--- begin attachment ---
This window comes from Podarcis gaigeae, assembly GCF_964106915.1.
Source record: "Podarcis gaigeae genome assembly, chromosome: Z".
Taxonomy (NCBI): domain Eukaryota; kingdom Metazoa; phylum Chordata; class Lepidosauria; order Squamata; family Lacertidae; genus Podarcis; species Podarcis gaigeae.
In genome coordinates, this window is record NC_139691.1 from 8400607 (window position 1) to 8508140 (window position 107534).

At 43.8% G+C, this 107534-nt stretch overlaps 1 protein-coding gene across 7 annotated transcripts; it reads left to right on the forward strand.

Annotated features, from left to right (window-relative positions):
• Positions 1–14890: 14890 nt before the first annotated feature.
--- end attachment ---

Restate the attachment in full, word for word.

This window comes from Podarcis gaigeae, assembly GCF_964106915.1.
Source record: "Podarcis gaigeae genome assembly, chromosome: Z".
Taxonomy (NCBI): domain Eukaryota; kingdom Metazoa; phylum Chordata; class Lepidosauria; order Squamata; family Lacertidae; genus Podarcis; species Podarcis gaigeae.
In genome coordinates, this window is record NC_139691.1 from 8400607 (window position 1) to 8508140 (window position 107534).

At 43.8% G+C, this 107534-nt stretch overlaps 1 protein-coding gene across 7 annotated transcripts; it reads left to right on the forward strand.

Annotated features, from left to right (window-relative positions):
• Positions 1–14890: 14890 nt before the first annotated feature.